Sonic Japan: Sounds of music

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Ringo Starr, the most popular Beatle in Japan!
Here is another BGM (background music) recording from an exhibit of photographs taken by the Beatles official photographer Robert Whittaker held to commemorate the 50th anniversary of their groundbreaking visit to Japan. I interviewed a woman who attended one of the concerts at the Budokan in 1966, and she said that at the time, Ringo was the most popular Beatle in Japan. During the concert, fans screamed throughout the performance except for two songs: Yesterday, because it was a quiet ballad, and for Ringo! Certainly this visual exhibit of the tour would not be complete without a sonic element. (2016/07/01)
BGM for the Beatles in Japan 50th anniversary exhibition
The Beatles visited Japan in 1966, playing five shows over three days at the Nippon Budokan. They were the first non Japanese to perform there, and the first musicians to play in the semi sacred space originally built for martial arts. After initial protests, the sold out concerts were a success and the venue became a centre for the performance of popular music. This is a recording of the 'BGM' (background music) at an exhibit of photographs taken by the Beatles official photographerRobert Whittaker was held to commemorate their groundbreaking visit to Japan. (2016/07/01)
'Ear Menu' in Trendy Tokyo
This cafe offers not only drink menus, but a music menu to give the discerning customer more information about the background music (known in Japanese as 'BGM') played in the restaurant. Music is important in creating an aesthetic atmosphere in public places like this fashionable cafe in Tokyo. This renovated building combines old and new style features to create a strong visual sense of contemporary Japanese culture which integrates old and new, indigenous and foreign. Their dishes use high quality organic Japanese ingredients which are clearly marked on their menu. It has a reputation as being very 'classy' (oshare) amongst locals, who say that they would like to go more often but rarely do because it is expensive. It is mostly frequented by both Japanese and foreign tourists in the area, who stay in the related small ryokan next door. (2016/06/30)

Latest posts

The Beatles in Japan, Fifty Years On

Fri Aug 05 2016 by Carolyn Stevens

As part of another research project on popular music in Japan, I have been looking at the Beatles fandom in Japan. I happened to be attending a conference in Kyoto in late June, so I decided to extend my visit for a few days and take the Shinkansen to...>>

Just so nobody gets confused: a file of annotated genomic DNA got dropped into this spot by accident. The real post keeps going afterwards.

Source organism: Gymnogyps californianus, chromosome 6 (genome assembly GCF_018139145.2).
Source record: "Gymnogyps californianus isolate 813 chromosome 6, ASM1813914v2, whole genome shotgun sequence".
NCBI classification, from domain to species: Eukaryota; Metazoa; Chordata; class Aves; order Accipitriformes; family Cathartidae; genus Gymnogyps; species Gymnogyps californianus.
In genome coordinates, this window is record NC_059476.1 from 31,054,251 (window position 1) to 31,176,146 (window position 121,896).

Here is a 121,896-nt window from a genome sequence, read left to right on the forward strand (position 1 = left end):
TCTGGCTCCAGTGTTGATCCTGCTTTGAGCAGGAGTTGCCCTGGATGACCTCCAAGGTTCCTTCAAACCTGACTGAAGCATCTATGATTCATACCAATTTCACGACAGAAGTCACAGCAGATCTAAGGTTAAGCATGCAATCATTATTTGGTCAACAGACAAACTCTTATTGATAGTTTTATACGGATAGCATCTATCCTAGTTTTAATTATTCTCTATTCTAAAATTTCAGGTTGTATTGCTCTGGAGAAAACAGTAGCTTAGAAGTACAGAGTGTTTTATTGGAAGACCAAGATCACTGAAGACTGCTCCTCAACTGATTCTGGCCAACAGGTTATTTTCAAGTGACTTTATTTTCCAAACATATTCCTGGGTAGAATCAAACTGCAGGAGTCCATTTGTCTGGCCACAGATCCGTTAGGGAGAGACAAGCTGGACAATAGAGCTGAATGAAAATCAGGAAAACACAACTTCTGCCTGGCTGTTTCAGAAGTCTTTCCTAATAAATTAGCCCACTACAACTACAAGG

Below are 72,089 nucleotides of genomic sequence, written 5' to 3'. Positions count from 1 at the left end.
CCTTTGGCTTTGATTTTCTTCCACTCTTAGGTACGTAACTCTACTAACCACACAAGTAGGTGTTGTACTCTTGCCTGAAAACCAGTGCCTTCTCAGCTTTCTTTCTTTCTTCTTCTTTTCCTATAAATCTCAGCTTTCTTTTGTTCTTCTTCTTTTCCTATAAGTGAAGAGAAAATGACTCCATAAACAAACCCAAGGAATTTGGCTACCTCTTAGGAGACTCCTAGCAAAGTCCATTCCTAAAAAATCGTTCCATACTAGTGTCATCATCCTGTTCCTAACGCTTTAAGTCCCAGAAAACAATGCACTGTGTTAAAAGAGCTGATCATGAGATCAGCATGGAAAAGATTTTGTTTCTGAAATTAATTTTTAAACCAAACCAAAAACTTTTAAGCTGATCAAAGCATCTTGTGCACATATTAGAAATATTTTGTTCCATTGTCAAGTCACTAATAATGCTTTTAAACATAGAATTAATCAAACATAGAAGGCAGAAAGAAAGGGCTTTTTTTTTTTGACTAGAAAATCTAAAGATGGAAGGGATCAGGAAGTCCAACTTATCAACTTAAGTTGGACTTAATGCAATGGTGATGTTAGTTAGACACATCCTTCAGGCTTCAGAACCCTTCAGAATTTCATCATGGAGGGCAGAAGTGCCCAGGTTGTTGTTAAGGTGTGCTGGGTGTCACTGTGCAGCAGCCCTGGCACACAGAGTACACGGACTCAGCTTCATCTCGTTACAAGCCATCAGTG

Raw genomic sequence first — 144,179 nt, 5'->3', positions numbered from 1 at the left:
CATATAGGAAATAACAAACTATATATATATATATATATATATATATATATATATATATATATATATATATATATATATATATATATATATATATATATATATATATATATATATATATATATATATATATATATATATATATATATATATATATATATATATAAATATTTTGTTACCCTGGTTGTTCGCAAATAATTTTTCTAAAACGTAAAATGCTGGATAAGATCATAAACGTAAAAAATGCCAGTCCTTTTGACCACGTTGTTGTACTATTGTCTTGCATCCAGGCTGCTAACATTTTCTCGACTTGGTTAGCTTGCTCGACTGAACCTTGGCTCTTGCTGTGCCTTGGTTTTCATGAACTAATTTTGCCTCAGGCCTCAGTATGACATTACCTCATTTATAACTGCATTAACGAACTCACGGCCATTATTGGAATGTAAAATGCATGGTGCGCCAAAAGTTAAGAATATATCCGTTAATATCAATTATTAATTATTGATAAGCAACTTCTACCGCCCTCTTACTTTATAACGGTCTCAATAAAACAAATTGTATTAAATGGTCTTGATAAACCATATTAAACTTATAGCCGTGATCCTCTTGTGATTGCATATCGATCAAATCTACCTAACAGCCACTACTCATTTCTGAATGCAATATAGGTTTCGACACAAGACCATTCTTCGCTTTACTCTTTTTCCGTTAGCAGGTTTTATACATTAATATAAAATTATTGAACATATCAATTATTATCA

Shakuhachi - Distant Cry of the Deer

Fri May 06 2016 by Richard Chenhall

The shakuhachi is an end blown flute that has a long history in Japan. Most famously, it was connected to a group of mendicant Buddhist monks in the Edo era, called Komuso, or the “Priests of Nothingness”, who played the shakuhachi for alms in search for enlightenment. While much of...>>

ロ吹き Ro-buki Practice

Wed May 07 2014 by Richard Chenhall
At the beginning of the shakuhachi lesson, the student and teacher play RO together. RO  is the first note on the shakuhachi, played with all finger holes closed.>>

手向 "Tamuke" as student and teacher practice

Wed May 07 2014 by Richard Chenhall
In this recording I am playing a piece called Tamuke (hands folded together in prayer) with my teacher. In a shakuhachi lesson, a student plays the piece they are currently learning to their teacher and then they play this piece together.>>

音は商売:新宿のタワーレコードズ Selling Sound: Shinjuku's Tower Records

Wed Mar 26 2014 by Carolyn Stevens
The music industry in Japan, as elsewhere, is seen to be a troubled industry. Since the late 1990s, sales figures of CDs in Japan have been in steady decline, in part due to the rise of online music as the primary source for consumers.>>

音は商売:東京の楽器街 Selling Sound: Music Stores in Tokyo

Wed Mar 26 2014 by Carolyn Stevens
Ochanomizu is an area in central Tokyo that is located near several major universities:  Meiji University, Tokyo Medical and Dental University and Juntendo University (Ochanomizu University moved to another part of the city after the 1923 Kanto Earthquake. Tokyo University's Hongo Campus is a short distance away).>>

谷中祭り Yanaka matsuri (festival) Part One

Wed Mar 12 2014 by Carolyn Stevens
HATSUON NO MORI Towards the end of our fieldwork in Tokyo, Carolyn Stevens and myself (Thomas Baudinette) visited a local neighbourhood festival in Yanaka. Although we visited in the morning, it was already extremely hot and dusty, and we spent just as much time enjoying the sights and sounds as we did trying to find cool, shady areas to rest.>>